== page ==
The Carmichaels Area High School Envirothon team was just a couple hours removed from its victory at the 2018 Pennsylvania Envirothon when it started plotting its next move.
That tenacity and persistence helped the five-member team, representing Greene County, defeat teams from 64 other counties to win the 35th Pennsylvania State Envirothon held May 22-23 at Susquehanna University in Selinsgrove, Snyder County, and Camp Mount Luther in Mifflinburg, Union County.
And they are the qualities that will also benefit the team as they move on to the next stage of competition.
“My teams always work very hard and this team is no different,” said Envirothon coach and Carmichaels high school science teacher Kevin Willis.
“(But) they take this working hard to a whole new level. That’s what it took to break the ceiling. To get this victory is such a huge deal to everybody that’s ever been involved (with Carmichaels Envirothon).”
At the Envirothon, teams compete in a series of field station tests that focus on five topic areas — soils and land use, aquatic ecology, forestry, wildlife and environmental issues. They also deliver oral presentations to judges who evaluate each team on its problem-solving capabilities, oral presentation skills and recommendations to help solve the specific environmental challenge, which relates to a current environmental issue. The 2018 current environmental issue focused on the “Benefits of Grassland and Pastureland Management.”
With a score of 546 out of a possible 600 points, Carmichaels finished the competition with the highest score in the oral presentation component with a perfect 100 points. The team also had the highest station score in forestry, with 97, and wildlife, with 85 out of a possible 100 points.
The team consisting of juniors Jacob Hair, Joey Kurincak, Ryan Swartz and Stephen Zacoi and sophomore Christina Adams brought experience to the table.
Three members — Kurincak, Swartz and Adams — participated on last year’s team that placed third at the state competition.
“It’s a tough competition to prepare for unless you experience it,” said Willis, who competed as a student on the Carmichaels Envirothon team from 1989-91, placing fourth at the state competition his senior year before returning to coach the team at his alma mater 23 years ago.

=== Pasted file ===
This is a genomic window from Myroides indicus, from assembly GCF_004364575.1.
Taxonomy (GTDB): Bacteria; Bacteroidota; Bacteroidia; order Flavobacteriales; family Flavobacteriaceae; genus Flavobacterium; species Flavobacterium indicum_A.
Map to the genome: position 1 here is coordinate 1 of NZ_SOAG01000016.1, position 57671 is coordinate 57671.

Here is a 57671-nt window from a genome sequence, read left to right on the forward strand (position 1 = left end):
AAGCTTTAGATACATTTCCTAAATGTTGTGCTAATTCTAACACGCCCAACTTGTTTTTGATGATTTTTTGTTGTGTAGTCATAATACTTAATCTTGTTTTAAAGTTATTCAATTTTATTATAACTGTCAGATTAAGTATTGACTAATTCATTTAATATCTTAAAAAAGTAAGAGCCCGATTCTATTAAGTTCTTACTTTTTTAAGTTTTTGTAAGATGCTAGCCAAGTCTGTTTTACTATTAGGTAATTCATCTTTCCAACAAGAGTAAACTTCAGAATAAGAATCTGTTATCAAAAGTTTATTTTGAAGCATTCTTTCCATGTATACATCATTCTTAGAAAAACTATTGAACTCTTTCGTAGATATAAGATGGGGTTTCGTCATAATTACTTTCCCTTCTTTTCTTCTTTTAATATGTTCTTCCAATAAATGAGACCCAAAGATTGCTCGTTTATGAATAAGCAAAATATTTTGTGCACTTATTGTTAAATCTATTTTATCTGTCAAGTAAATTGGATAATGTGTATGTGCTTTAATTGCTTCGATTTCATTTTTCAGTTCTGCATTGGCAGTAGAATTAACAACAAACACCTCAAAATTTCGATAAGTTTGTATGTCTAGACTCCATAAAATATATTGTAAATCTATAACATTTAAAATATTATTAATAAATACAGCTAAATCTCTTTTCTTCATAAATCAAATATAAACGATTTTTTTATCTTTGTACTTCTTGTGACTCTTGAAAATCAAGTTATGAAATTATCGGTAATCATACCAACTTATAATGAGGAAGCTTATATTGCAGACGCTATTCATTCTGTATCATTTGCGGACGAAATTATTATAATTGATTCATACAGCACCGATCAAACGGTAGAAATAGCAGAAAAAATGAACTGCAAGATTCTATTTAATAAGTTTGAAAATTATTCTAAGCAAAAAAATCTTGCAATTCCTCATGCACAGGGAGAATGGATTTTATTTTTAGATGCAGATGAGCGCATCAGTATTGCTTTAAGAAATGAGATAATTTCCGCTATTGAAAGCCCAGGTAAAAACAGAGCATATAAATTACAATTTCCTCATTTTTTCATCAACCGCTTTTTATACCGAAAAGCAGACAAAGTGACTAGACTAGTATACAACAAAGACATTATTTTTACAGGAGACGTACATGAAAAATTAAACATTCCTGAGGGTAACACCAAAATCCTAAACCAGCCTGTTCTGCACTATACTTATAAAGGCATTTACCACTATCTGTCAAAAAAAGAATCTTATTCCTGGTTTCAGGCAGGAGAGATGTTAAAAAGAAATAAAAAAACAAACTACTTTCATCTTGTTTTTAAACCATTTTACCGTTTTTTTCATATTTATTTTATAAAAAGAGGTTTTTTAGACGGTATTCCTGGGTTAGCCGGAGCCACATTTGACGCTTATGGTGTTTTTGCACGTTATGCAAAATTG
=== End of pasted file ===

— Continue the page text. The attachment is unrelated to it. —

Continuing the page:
“They said after last year’s competition that they would win a state title before they graduate, and they followed through and did the work it would take to get to that point.”
Carmichaels finished more than 22 points ahead of second place Palmyra High School of Lebanon County.
Each team member received a $1,250 scholarship from the PA Envirothon. For first place, the team was awarded a wooden plaque made from Pennsylvania hardwoods. For the high station scores, they received a plaque along with field guides and framed wildlife prints.
But the celebration didn’t last long before the students set to work.
With the victory, the team punched its ticket to the 30th NCF-Envirothon set for July 22-28 at Idaho State University in Pocatello, Idaho. The “international” competition will host teams from up to 47 states, eight Canadian provinces, one Canadian territory and two Chinese provinces.
Before the bus arrived back in Carmichaels following the state contest, the students had begun to divvy up content in preparation for Idaho. In the seven weeks since their victory, they have spent their summer vacation consulting with numerous environmental professionals and content specialists on Idahoan landscapes, vegetation, habitats and environmental issues to ready themselves for competition.
“They’re not just saying, ‘Hey, we’re state champs, now we’re going to have some fun.’ They are continuing to put in the hard work to try to win,” Willis said.
The school district will hold a send-off for the Envirothon team at 3 p.m. July 19 in the Carmichaels Area High School auditorium as they depart for the international competition. The community is invited to attend and show support for the students.
While the students hope to bring a victory back to Pennsylvania and are putting in the work to make that possible, Willis hopes the students can appreciate what they’ve accomplished and enjoy the moment.
“I’m telling them, ‘Don’t get so caught up in the competition that you miss the experience,’” he said.
“This is something that we would like to replicate year after year, but it may never happen again. Treat this as a reward for your hard work. Enjoy the experience and take the time to experience it.”
The Carmichaels Envirothon team is a perennial contender at the state competition. This year marks the ninth in a row and the 10th time overall the school has placed in the top 5 at the State Envirothon.
The school qualifies for the state event by winning the Greene County Envirothon, organized by the Greene County Conservation District.